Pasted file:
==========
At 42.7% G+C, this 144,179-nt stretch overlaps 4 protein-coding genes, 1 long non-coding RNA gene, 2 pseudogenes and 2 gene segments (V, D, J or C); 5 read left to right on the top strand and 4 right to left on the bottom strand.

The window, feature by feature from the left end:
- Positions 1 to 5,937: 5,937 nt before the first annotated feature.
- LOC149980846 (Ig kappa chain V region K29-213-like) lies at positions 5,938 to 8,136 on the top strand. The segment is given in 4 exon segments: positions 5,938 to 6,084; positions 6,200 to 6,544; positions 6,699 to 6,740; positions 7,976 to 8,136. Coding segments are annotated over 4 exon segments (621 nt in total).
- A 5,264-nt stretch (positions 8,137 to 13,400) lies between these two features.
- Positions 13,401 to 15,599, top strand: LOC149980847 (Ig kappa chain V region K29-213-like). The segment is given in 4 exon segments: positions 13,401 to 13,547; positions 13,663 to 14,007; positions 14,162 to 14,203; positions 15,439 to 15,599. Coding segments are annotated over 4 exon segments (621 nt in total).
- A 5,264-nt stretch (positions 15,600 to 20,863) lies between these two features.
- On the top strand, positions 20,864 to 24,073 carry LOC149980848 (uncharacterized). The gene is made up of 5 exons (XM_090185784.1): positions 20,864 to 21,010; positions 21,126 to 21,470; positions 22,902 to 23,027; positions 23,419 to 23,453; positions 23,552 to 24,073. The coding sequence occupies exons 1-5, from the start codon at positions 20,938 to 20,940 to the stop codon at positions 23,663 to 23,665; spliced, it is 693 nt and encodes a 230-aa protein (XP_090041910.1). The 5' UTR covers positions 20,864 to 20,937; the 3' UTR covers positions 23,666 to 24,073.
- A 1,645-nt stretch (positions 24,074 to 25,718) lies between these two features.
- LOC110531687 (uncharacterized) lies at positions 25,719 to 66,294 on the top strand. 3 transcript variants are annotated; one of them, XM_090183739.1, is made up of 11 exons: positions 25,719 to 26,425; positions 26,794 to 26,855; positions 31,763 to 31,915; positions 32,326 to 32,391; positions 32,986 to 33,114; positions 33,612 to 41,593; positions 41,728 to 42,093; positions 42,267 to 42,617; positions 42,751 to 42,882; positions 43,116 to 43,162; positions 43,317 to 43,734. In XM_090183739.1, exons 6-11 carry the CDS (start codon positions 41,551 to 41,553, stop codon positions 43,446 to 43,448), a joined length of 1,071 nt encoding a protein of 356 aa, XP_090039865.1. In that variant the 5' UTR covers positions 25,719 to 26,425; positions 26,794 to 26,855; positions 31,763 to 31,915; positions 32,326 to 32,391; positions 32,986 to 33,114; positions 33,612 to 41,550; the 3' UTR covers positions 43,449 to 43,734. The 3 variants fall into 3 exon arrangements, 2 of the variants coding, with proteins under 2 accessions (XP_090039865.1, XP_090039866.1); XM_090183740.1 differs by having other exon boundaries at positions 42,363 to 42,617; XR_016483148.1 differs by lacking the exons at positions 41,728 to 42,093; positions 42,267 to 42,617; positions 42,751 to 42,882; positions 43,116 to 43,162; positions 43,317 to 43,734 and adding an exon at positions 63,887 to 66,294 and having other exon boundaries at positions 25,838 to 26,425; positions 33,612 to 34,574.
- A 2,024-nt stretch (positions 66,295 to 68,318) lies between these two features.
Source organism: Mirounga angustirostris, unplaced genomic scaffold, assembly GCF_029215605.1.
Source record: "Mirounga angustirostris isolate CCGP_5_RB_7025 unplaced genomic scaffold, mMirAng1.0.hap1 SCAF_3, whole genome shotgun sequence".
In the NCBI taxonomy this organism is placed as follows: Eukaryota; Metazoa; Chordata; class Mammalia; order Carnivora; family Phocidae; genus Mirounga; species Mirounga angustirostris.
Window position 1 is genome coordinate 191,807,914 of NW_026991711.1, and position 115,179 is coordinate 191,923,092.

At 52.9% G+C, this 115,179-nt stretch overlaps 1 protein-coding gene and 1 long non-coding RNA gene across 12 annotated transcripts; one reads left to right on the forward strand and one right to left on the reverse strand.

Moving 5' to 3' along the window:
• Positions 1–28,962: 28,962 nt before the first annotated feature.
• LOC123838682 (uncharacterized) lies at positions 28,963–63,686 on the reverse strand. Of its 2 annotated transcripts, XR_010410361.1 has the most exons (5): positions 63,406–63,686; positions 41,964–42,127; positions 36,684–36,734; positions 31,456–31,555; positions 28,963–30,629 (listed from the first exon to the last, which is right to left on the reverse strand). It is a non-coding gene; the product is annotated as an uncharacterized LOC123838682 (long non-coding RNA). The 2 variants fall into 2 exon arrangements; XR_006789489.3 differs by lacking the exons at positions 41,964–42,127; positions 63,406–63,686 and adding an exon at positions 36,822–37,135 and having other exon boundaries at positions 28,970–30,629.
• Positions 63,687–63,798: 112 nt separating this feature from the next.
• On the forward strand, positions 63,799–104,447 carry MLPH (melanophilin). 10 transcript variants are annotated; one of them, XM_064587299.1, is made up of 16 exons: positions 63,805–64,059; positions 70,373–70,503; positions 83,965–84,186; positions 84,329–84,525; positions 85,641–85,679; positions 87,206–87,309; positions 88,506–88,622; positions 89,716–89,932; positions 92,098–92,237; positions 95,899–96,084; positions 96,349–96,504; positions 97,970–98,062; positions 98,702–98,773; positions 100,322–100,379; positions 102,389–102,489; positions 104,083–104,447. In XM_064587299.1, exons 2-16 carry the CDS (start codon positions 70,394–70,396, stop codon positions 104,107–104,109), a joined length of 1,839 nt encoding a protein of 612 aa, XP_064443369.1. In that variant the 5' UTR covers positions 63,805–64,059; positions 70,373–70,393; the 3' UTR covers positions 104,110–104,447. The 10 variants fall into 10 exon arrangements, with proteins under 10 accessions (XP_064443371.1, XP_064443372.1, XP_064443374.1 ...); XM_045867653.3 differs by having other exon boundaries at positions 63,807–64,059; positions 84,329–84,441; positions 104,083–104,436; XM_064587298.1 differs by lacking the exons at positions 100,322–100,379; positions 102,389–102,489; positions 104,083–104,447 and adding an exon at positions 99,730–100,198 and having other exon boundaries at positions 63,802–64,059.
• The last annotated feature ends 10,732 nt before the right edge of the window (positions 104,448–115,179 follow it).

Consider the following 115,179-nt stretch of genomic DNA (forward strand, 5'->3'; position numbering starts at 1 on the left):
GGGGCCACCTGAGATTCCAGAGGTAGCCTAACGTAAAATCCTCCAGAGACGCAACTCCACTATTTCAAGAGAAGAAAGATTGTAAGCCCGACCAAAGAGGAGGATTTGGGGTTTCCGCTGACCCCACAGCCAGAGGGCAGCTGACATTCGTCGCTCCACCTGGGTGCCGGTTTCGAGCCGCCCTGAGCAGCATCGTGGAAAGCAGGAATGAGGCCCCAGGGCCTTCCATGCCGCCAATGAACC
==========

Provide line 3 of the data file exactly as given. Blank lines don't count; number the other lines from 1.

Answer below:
- Positions 1 to 5,937: 5,937 nt before the first annotated feature.